endurer

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English[edit]

Etymology[edit]

endure +‎ -er

Noun[edit]

endurer (plural endurers)

  1. One who, or that which, endures or lasts.

French[edit]

Etymology[edit]

From Old French endurer, andurer, from Latin indūrāre, present active infinitive of indūrō. According to the TLFi, it was a borrowing (semi-learned), however it was attested as early as 1050. Doublet of indurer, a later borrowing.

Pronunciation[edit]

Verb[edit]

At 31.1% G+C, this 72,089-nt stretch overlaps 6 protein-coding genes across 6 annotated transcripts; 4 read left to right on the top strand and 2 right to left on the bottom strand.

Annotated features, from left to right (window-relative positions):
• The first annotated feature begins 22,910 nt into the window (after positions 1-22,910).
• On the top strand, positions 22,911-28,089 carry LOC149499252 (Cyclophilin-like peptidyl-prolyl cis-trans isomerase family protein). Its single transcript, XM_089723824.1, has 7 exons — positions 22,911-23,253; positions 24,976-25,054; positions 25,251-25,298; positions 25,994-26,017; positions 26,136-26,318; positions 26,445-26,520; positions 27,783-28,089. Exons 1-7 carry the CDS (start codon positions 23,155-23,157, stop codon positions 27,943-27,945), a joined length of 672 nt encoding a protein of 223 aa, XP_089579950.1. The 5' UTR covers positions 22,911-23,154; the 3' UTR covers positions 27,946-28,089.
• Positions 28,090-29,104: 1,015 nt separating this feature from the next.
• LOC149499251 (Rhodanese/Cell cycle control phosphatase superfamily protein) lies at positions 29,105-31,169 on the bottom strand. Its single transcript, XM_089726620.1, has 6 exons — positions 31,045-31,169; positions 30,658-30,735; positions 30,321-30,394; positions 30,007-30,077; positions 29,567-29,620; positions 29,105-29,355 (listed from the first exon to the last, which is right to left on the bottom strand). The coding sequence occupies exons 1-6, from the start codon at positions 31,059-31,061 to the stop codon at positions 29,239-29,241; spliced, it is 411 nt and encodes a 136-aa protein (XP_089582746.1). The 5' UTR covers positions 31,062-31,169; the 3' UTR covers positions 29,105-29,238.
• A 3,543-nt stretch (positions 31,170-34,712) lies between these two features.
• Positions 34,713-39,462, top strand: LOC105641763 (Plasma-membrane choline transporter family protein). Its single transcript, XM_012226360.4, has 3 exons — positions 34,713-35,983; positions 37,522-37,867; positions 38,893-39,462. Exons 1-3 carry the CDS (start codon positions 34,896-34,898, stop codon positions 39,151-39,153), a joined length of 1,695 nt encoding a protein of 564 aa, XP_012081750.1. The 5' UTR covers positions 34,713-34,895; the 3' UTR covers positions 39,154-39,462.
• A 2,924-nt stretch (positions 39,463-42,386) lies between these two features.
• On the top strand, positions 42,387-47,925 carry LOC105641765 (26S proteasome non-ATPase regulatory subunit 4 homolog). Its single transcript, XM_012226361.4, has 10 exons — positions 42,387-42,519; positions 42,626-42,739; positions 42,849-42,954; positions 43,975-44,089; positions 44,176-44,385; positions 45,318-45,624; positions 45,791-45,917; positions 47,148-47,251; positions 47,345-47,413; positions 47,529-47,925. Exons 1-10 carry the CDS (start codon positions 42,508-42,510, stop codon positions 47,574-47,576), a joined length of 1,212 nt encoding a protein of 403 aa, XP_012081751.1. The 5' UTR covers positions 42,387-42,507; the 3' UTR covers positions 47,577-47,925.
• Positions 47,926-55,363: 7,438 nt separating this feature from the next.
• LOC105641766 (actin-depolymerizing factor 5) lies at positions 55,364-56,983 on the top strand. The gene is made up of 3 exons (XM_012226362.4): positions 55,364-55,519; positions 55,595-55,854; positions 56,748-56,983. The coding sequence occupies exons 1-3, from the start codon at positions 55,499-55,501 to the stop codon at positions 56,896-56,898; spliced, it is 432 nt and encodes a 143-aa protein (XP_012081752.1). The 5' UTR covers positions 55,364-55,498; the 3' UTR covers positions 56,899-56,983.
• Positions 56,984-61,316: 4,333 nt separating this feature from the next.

endurer

  1. (transitive) to endure

Conjugation[edit]

Derived terms[edit]

Related terms[edit]

Further reading[edit]


Old French[edit]

Alternative forms[edit]

Etymology[edit]

From Latin indūrāre, present active infinitive of indūrō.

Verb[edit]

endurer

  1. to suffer; to endure; to undergo
    • circa 1150, Thomas d'Angleterre, Le Roman de Tristan, page 90 (of the Champion Classiques edition, →ISBN, lines 789-90:
      U li haïr u li amer
      m'irt forte paine a endurer
      Whether I hate her or I love her
      there will be great pain for me to endure.

Conjugation[edit]

This verb conjugates as a first-group verb ending in -er. Old French conjugation varies significantly by date and by region. The following conjugation should be treated as a guide.

Descendants[edit]